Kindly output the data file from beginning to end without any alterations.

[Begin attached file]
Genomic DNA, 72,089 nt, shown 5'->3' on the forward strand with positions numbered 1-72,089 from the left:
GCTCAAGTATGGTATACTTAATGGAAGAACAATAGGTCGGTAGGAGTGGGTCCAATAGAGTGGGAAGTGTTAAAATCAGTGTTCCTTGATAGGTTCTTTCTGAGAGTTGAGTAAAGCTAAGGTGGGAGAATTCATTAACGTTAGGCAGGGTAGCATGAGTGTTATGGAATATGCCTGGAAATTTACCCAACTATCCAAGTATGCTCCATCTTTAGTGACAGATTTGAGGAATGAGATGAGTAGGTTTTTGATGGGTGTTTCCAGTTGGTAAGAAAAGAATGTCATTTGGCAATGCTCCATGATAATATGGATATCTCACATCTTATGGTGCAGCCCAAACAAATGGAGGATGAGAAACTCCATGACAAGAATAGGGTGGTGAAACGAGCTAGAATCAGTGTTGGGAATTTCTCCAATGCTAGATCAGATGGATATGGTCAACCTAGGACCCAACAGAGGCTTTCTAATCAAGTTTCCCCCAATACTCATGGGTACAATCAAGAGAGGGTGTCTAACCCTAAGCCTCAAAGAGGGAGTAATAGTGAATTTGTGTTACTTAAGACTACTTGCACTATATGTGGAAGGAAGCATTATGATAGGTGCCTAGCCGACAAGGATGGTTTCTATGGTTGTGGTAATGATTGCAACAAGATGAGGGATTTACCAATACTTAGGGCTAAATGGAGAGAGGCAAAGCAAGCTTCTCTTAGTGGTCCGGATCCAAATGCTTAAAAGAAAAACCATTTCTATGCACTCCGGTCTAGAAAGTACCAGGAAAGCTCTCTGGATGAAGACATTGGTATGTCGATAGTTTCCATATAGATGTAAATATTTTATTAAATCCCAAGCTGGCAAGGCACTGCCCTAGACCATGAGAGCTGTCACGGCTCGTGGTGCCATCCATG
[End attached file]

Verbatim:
Genomic DNA, 72,089 nt, shown 5'->3' on the forward strand with positions numbered 1-72,089 from the left:
GCTCAAGTATGGTATACTTAATGGAAGAACAATAGGTCGGTAGGAGTGGGTCCAATAGAGTGGGAAGTGTTAAAATCAGTGTTCCTTGATAGGTTCTTTCTGAGAGTTGAGTAAAGCTAAGGTGGGAGAATTCATTAACGTTAGGCAGGGTAGCATGAGTGTTATGGAATATGCCTGGAAATTTACCCAACTATCCAAGTATGCTCCATCTTTAGTGACAGATTTGAGGAATGAGATGAGTAGGTTTTTGATGGGTGTTTCCAGTTGGTAAGAAAAGAATGTCATTTGGCAATGCTCCATGATAATATGGATATCTCACATCTTATGGTGCAGCCCAAACAAATGGAGGATGAGAAACTCCATGACAAGAATAGGGTGGTGAAACGAGCTAGAATCAGTGTTGGGAATTTCTCCAATGCTAGATCAGATGGATATGGTCAACCTAGGACCCAACAGAGGCTTTCTAATCAAGTTTCCCCCAATACTCATGGGTACAATCAAGAGAGGGTGTCTAACCCTAAGCCTCAAAGAGGGAGTAATAGTGAATTTGTGTTACTTAAGACTACTTGCACTATATGTGGAAGGAAGCATTATGATAGGTGCCTAGCCGACAAGGATGGTTTCTATGGTTGTGGTAATGATTGCAACAAGATGAGGGATTTACCAATACTTAGGGCTAAATGGAGAGAGGCAAAGCAAGCTTCTCTTAGTGGTCCGGATCCAAATGCTTAAAAGAAAAACCATTTCTATGCACTCCGGTCTAGAAAGTACCAGGAAAGCTCTCTGGATGAAGACATTGGTATGTCGATAGTTTCCATATAGATGTAAATATTTTATTAAATCCCAAGCTGGCAAGGCACTGCCCTAGACCATGAGAGCTGTCACGGCTCGTGGTGCCATCCATG